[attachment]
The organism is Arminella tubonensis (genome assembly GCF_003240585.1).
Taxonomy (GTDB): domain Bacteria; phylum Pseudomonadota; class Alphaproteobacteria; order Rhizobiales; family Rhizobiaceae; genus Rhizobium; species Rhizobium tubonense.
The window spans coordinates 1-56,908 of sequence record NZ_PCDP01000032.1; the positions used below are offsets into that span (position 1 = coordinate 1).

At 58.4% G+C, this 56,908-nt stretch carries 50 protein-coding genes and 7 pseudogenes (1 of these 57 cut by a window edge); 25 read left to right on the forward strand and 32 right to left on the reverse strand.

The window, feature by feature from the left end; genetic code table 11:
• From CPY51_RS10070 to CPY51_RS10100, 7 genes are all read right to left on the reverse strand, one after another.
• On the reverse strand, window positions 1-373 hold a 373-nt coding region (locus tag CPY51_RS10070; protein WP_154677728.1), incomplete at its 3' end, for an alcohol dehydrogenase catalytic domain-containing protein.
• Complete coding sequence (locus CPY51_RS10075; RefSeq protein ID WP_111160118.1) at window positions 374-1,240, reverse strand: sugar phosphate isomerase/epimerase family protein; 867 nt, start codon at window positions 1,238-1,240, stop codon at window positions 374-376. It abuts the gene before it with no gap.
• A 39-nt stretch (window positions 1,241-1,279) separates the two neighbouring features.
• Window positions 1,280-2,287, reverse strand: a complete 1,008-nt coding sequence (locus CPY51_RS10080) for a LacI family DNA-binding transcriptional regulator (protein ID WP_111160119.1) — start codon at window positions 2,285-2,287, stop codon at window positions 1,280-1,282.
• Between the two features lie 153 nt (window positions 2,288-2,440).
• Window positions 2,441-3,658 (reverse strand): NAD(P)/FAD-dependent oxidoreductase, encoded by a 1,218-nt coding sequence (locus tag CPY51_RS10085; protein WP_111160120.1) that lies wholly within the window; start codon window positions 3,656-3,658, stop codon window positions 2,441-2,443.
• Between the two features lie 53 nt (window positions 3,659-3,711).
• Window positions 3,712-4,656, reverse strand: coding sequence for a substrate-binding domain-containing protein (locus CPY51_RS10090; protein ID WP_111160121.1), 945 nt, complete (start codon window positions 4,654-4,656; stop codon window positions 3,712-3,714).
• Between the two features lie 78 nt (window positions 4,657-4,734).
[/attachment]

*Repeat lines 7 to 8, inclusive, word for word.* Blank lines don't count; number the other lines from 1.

• On the reverse strand, window positions 1-373 hold a 373-nt coding region (locus tag CPY51_RS10070; protein WP_154677728.1), incomplete at its 3' end, for an alcohol dehydrogenase catalytic domain-containing protein.
• Complete coding sequence (locus CPY51_RS10075; RefSeq protein ID WP_111160118.1) at window positions 374-1,240, reverse strand: sugar phosphate isomerase/epimerase family protein; 867 nt, start codon at window positions 1,238-1,240, stop codon at window positions 374-376. It abuts the gene before it with no gap.